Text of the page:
Under the Accepted-Work Doctrine, contractors and designers are relieved of liability to injured third parties after a completed project goes back to the owner.
The Accepted-Work Doctrine – also known as the Acceptance Doctrine, the Completed and Acceptance Rule, or, in Florida, the Slavin Doctrine – deals with the liability of contractors and design professionals for defects after completion of the project.
Under this doctrine, once the owner has accepted the work, a contractor is not liable to third parties who have no contractual relations with it, for damages later suffered by reason of its negligence in the performance of its contract duties. Essentially, a contractor, architect, or engineer is relieved of liability to injured third parties caused by a patent, or obvious, defect after control of the completed premises has been turned over to the owner. Under this doctrine, the work of the contractor must be fully completed and accepted before the owner becomes liable and the contractor is exonerated for injuries to third parties caused by the defective work.
Why adopt such a rule? The rationale for the Accepted-Work Doctrine is that by occupying and resuming possession of the work, the owner theoretically deprives the contractor of the opportunity to rectify its wrongs. Before accepting the work as being in full compliance with the terms of the contract, the project owner is presumed to have made a reasonably careful inspection thereof, and to know of its defects. Therefore, if the owner takes the project in a defective condition, the owner accepts the defects as their own.
The concept is embodied in Par. 12.3 of the AIA A201 General Conditions (2017 ed.), under which the project owner has the right to accept the contractor’s work with defects and to negotiate a reduction in the contract price for that defective condition. Presumably, such an owner would also assume the risk of those known defects. Not only does this doctrine provide an affirmative defense for contractors as to patent construction defects, but it has been applied to design professionals as well for patent defects in their designs.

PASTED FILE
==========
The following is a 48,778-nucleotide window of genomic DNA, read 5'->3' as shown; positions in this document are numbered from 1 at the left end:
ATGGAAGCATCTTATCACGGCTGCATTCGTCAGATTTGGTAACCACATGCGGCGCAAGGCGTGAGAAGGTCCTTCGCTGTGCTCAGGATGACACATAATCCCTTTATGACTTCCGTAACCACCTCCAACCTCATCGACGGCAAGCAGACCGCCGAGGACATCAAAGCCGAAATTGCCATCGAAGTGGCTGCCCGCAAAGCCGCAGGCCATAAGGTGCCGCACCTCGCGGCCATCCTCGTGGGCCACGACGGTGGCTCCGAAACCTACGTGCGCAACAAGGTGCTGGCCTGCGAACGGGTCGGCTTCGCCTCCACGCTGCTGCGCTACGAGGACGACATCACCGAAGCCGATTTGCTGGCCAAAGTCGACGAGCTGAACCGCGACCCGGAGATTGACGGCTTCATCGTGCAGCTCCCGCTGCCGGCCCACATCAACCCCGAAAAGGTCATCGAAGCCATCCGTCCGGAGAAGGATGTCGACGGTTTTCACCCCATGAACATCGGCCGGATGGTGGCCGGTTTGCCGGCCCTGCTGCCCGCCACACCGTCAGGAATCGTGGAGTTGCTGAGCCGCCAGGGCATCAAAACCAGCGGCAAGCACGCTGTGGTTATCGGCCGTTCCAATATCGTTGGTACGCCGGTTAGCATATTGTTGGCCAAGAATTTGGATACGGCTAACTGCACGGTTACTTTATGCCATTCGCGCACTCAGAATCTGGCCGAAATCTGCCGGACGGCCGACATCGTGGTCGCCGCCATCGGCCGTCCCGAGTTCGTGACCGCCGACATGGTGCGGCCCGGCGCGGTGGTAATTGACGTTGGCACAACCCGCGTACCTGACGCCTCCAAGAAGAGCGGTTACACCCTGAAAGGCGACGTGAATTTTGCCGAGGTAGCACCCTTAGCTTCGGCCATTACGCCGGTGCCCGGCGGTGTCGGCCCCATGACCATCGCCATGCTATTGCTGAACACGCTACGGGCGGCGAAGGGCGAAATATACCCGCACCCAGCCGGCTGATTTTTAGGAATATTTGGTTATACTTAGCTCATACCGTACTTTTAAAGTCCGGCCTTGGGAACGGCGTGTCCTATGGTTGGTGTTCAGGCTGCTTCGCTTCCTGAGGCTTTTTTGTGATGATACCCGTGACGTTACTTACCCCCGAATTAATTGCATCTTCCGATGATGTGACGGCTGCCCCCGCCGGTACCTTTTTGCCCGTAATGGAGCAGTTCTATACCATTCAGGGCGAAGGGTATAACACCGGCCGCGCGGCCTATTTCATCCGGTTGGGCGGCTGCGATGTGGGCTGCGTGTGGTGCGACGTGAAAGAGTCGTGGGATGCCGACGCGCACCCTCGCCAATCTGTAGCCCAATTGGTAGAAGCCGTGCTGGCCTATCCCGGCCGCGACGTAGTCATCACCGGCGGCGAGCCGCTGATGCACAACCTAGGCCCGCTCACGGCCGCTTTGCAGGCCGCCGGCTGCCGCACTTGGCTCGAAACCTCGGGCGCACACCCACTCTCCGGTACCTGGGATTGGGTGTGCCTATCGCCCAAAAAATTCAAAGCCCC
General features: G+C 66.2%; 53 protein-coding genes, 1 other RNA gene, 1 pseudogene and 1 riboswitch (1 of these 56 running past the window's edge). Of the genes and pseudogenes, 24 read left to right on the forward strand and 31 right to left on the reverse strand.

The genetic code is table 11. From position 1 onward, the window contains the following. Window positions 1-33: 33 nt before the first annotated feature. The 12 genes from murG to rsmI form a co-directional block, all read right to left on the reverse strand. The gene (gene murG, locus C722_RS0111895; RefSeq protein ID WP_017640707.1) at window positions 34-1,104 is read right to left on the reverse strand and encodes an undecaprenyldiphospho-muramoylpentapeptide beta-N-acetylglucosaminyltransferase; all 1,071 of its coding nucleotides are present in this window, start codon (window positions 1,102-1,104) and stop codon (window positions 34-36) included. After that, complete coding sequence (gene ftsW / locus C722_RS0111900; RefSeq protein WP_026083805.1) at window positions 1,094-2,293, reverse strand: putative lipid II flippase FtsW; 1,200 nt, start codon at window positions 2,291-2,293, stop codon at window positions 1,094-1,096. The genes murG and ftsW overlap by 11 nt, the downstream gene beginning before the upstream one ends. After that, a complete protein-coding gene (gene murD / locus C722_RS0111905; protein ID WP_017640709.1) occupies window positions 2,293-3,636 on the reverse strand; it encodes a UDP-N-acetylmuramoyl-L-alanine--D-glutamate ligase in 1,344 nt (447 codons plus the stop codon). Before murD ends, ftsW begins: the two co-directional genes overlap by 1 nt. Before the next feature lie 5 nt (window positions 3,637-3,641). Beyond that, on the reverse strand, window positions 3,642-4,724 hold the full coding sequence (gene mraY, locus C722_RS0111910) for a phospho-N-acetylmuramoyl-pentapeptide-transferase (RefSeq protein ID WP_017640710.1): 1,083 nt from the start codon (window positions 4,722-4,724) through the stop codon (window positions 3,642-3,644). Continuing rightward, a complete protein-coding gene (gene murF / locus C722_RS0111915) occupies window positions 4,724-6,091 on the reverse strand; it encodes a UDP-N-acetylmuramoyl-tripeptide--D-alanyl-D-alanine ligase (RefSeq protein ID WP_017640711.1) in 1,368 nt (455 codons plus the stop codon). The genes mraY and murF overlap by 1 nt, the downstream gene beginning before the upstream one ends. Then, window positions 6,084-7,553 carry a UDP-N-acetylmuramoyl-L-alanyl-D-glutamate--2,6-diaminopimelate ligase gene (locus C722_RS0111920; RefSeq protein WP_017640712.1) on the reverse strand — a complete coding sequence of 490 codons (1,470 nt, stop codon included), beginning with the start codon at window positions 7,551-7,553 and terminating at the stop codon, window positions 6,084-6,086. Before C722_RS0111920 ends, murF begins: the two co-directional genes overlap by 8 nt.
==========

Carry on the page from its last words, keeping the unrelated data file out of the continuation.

Tracing the roots of the doctrine. In the U.S., some trace the Accepted-Work Doctrine to a 1919 Connecticut construction case in which the building contractor was not liable to a passerby who was killed when struck by a faulty cornice built by the contractor. The court stated that the plaintiff’s injury, which occurred after the contractor had completed the work, was proximately caused solely by the owner’s failure to inspect and guard against the cornice’s deterioration. The court noted that although the contractor remained liable to the owner after completion and acceptance of the work, the contractor’s liability did not extend to third parties. Nearly 100 years later, that logic still prevails in states that adhere to the Accepted-Work Doctrine. However, not all states still subscribe to the doctrine, due to the harsh results it can produce for innocent third parties clonked on the head by a falling cornice!
The majority rule (foreseeability doctrine). As late as the 1950s, the majority of jurisdictions adhered to the Accepted-Work Doctrine but, since then, the rule has been severely criticized and is now deemed the minority rule. Today, a majority of states have instead adopted the so-called “Foreseeability Doctrine,” which provides that a construction contractor is liable for injury or damage to a third party as a result of defective work – even after completion of the work and acceptance by the owner – where it was reasonably foreseeable that a third person would be injured by such work due to the contractor’s negligence, or its failure to disclose a dangerous condition that was known to the contractor. The Foreseeability Doctrine, or Rule of Foreseeability, is expressed in Restatement (Second) of Torts § 385, which states: “One who on behalf of the possessor of land erects a structure or creates any other condition thereon is subject to liability to others upon or outside of the land for physical harm caused to them by the dangerous character of the structure or condition after his work has been accepted by the possessor, under the same rules as those determining the liability of one who as manufacturer or independent contractor makes a chattel for the use of others.”